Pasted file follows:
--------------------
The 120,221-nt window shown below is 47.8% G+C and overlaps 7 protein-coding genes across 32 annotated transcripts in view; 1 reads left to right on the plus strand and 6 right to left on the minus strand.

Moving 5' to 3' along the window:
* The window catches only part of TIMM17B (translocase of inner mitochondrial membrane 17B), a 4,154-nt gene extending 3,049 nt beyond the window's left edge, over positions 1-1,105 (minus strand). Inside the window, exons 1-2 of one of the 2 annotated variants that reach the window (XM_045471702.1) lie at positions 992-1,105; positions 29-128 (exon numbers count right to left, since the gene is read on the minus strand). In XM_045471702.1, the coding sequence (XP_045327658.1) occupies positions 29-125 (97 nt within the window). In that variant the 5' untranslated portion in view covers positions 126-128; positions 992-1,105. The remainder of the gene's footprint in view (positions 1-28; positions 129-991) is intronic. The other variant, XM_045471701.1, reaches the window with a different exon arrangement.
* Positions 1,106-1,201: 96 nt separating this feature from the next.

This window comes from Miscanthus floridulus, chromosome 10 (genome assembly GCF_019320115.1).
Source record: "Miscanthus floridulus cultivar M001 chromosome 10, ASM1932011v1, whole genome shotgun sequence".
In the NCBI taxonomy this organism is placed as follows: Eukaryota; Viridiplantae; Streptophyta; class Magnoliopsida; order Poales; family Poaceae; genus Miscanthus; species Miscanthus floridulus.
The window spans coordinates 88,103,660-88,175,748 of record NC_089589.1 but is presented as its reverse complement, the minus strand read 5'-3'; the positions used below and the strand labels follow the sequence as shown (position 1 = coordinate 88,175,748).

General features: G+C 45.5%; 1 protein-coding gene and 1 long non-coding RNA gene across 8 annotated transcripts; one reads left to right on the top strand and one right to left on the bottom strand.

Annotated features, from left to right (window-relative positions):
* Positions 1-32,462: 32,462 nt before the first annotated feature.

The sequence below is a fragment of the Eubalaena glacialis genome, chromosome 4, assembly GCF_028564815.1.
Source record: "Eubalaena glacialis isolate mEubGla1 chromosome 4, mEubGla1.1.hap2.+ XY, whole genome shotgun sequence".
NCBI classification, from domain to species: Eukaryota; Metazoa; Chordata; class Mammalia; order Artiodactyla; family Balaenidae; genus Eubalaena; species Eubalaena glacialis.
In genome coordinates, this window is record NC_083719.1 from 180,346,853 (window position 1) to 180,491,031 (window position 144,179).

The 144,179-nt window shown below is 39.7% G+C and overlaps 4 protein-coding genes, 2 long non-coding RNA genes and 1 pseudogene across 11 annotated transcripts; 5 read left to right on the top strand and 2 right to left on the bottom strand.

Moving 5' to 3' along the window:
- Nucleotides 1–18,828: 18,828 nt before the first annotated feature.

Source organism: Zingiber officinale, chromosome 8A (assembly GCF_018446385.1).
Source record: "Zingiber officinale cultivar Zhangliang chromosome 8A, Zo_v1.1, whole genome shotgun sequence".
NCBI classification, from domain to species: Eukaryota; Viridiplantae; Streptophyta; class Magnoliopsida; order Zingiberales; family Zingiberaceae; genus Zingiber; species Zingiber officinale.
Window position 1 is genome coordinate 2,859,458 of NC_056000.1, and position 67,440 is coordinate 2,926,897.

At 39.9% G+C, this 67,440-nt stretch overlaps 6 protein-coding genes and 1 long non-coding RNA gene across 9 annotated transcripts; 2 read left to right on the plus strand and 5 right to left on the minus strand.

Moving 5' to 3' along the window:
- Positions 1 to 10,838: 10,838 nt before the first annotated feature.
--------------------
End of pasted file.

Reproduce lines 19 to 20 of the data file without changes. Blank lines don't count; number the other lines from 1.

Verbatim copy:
Source organism: Zingiber officinale, chromosome 8A (assembly GCF_018446385.1).
Source record: "Zingiber officinale cultivar Zhangliang chromosome 8A, Zo_v1.1, whole genome shotgun sequence".